In conclusion, I recommend you buy Rookie Move because Bowen is probably only contracted for three books, and I'm really going to need at least four before I'm satisfied, so let's get those sale rankings climbing, people! Wait, I have to talk about Nate again. Did I mention I love him? He's a meddler. He's a nerdy billionaire who loves hockey and meddling. It's like Nathan from Leverage meets Mark Cuban meets Bill Gates (technically, Steve Jobs would be a better comparison, but he could be an ass and Bill gives bucketloads to charity). So, yes, I need his book, so, yes, buy Rookie Move so I can get Nate's story. You'll get a good read out of it, so it's win-win, really.
Snagged from NYPL's ebrary. It's a short little book, but the biggest problem is that the original tweets weren't included with the comics. You just hSnagged from NYPL's ebrary. It's a short little book, but the biggest problem is that the original tweets weren't included with the comics. You just have these purposely absurd comics without any kind of context. I've never visited the original tumblr, so I didn't even have that as a frame of reference. As a result, I was mildly amused at best. I recommend borrowing, not buying. ...more
The concept of this book immediately intrigued me. It's like all the gods and goddesses from Patricia Briggs's Mercy Thompson series decided to vacatiThe concept of this book immediately intrigued me. It's like all the gods and goddesses from Patricia Briggs's Mercy Thompson series decided to vacation in the little town, and then one of them gets murdered. I used Amazon credit to get it for $1.99 and it was well worth that price.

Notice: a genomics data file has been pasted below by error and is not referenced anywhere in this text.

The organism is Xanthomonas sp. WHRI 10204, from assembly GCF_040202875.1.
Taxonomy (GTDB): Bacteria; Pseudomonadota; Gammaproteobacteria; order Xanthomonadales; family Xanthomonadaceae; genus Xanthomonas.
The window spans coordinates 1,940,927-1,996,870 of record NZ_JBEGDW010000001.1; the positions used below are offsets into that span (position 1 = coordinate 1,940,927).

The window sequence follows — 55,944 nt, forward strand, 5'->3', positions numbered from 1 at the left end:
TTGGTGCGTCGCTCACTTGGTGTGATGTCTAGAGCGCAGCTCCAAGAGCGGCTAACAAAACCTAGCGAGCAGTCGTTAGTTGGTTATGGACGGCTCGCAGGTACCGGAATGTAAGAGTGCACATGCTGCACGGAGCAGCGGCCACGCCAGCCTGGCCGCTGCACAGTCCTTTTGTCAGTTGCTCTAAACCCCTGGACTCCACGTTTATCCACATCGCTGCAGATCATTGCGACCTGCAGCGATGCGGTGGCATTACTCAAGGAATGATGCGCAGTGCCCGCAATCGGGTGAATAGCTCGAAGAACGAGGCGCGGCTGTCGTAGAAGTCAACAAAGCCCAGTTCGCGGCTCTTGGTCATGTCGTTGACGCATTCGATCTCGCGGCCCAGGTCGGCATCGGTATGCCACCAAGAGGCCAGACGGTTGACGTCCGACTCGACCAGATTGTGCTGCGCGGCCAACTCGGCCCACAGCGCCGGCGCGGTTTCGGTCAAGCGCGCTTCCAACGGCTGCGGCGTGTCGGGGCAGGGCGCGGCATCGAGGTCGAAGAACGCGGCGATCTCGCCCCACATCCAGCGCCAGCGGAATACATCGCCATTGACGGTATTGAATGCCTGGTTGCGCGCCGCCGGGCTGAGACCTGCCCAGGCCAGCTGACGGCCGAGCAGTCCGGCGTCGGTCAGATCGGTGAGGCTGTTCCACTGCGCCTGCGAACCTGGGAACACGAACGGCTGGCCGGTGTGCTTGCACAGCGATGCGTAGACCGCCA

It's definitely more of a true modern-day fantasy with romantic elements than a straight-up romance, but I think if you like the tonality of Patricia Briggs, Chloe Neill, or Cat Adams's Blood Singer series, I think you'll like Death and Relaxation as well. ...more
I don't re-read this series often because I find it rather creepy. This book has mention of cannibalism and we all know how I feel about that. Yet I tI don't re-read this series often because I find it rather creepy. This book has mention of cannibalism and we all know how I feel about that. Yet I think this series is so unique that I have to re-read the books and appreciate Andrews's skill. The Edge books are like horror, paranormal romance, dystopian, and alternate history all rolled into one, which sounds like it shouldn't work, but it does.
If you like Nalini Singh's Guild Hunter series, you will probably like The Edge books too, although Andrews's heroines are more everyday women, with unique gifts, struggling to care of their families. But again, you have to be good with people-eating and other related icky stuff. You have been forewarned. ...more